HC Deb 10 November 1953 vol 520 cc784-6

The following Question stood upon the Order Paper:

70. Mr. WYATT

—To ask the Secretary of State for War, whether he will now disband the Home Guard.

At the end of Questions.

The Secretary of State for War (Mr. Antony Head)

With your permission, Mr. Speaker, and that of the House, I should like to answer Question No. 70.

No, Sir. As I have repeatedly told the hon. Member, the Home Guard will continue. Since it was formed in October, 1951, very considerable progress has been made and the total number of enrolled and registered men now amounts to 58,500. As a result of the detailed allotment of tasks and planning, it has become clear that, in the event of war, the Home Guard will be able to carry out at short notice a large number of most important duties. These duties could not be undertaken by any other part of the Services without serious interference with their mobilisation. Moreover, if atomic war should come, Home Guard support to our Civil Defence services is likely to be of vital importance.

It is therefore Her Majesty's Government's considered view that this force constitutes an essential part of our preparedness and must continue. I think that the country owes much to the public spirit of the men who have already joined and especially to those who, despite many difficulties, started the new Home Guard. I should like to express my appreciation, and I believe that of the House as a whole, for their selfless voluntary service; and to convey to them the importance which Her Majesty's Government attaches to the Home Guard. I sincerely hope and believe that the great majority of the House will give help and encouragement to recruitment and service in the Home Guard.

Mr. S. Silverman

On a point of order. I very respectfully draw your attention to the fact that the first Order of the Day is a matter in which a great many Members are interested, and undoubtedly a lot of speeches will be excluded through lack of time. It is now 20 minutes after the time when, in the ordinary course, the House would have entered upon its business. May I ask what was the particular immediate urgency that required the last answer about the functions of the Home Guard in case of another world war to be answered 20 minutes after time and out of its place? Why could not the answer have been given in written form in the normal way or, if the hon. Member was not satisfied with that, why could not the Question have been transferred to another day?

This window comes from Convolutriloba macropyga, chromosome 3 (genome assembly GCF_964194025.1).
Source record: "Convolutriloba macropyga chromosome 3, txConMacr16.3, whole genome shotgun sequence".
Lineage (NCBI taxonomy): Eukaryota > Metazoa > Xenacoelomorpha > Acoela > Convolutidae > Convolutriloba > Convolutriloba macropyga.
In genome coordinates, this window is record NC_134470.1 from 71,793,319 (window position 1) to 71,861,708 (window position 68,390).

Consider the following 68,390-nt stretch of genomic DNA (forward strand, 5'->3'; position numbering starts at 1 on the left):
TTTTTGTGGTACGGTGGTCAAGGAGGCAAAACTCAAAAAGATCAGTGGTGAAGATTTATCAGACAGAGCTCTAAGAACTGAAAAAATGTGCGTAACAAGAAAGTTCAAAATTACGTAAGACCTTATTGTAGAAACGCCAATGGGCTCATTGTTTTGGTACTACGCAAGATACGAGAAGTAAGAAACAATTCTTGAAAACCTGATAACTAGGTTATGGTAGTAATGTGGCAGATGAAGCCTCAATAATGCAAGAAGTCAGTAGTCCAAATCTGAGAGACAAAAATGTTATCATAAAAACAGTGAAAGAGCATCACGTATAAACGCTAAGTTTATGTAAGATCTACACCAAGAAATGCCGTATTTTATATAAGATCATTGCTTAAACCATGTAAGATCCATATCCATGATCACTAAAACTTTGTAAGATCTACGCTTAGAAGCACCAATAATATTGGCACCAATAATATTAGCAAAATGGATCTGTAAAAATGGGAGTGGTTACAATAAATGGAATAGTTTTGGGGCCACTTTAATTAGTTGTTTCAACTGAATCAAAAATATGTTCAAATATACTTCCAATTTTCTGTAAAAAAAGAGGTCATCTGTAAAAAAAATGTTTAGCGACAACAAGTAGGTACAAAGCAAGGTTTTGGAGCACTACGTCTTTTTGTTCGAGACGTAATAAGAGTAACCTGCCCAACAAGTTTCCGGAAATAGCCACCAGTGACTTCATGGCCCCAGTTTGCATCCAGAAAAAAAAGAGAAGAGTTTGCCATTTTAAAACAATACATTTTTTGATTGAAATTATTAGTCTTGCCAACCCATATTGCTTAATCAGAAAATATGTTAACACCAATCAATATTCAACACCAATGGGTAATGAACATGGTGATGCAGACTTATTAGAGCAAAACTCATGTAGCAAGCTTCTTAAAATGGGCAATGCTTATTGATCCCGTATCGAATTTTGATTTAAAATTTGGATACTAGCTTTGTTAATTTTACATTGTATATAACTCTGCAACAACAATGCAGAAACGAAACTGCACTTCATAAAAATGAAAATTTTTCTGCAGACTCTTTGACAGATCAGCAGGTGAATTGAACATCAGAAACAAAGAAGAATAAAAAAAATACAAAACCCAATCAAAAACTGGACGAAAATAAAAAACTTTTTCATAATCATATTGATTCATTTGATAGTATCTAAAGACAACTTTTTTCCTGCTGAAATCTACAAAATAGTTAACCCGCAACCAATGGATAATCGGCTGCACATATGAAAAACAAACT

Mr. Speaker

That is a matter between the Member and the Minister. Again I would say that I had no idea that these answers would take so long.

Mr. Wyatt

It is not for me to answer for the Minister but I think that, in the ordinary way, if the Prime Minister had not taken so long over answering his Questions no one would have minded about this Question being answered now. Is the Secretary of State aware that the figure he has given is most misleading. He mentioned 58,000 enrolled and registered men when, in fact, he has only 30,000 enrolled out of a target for the whole force of 170,000, and only 12,000 east of a line from Flamborough Head to Selsey Bill where 100,000 are required? Will he not bring this farce of a Home Guard to an end, because already he is beginning to dismiss the paid officials of the Home Guard? Surely it is a waste of enthusiasm and energy to keep in being a force to which there has been no response?

Mr. Head

The figure was not false. I stated that the total of enrolled and registered men was some 58,000, of which over 32,000 are enrolled and about 26,000 are on the reserve roll. I endeavoured to explain in my answer the necessity for keeping the force in being. I am convinced, and so are the Government, that this force is an essential part of our preparedness.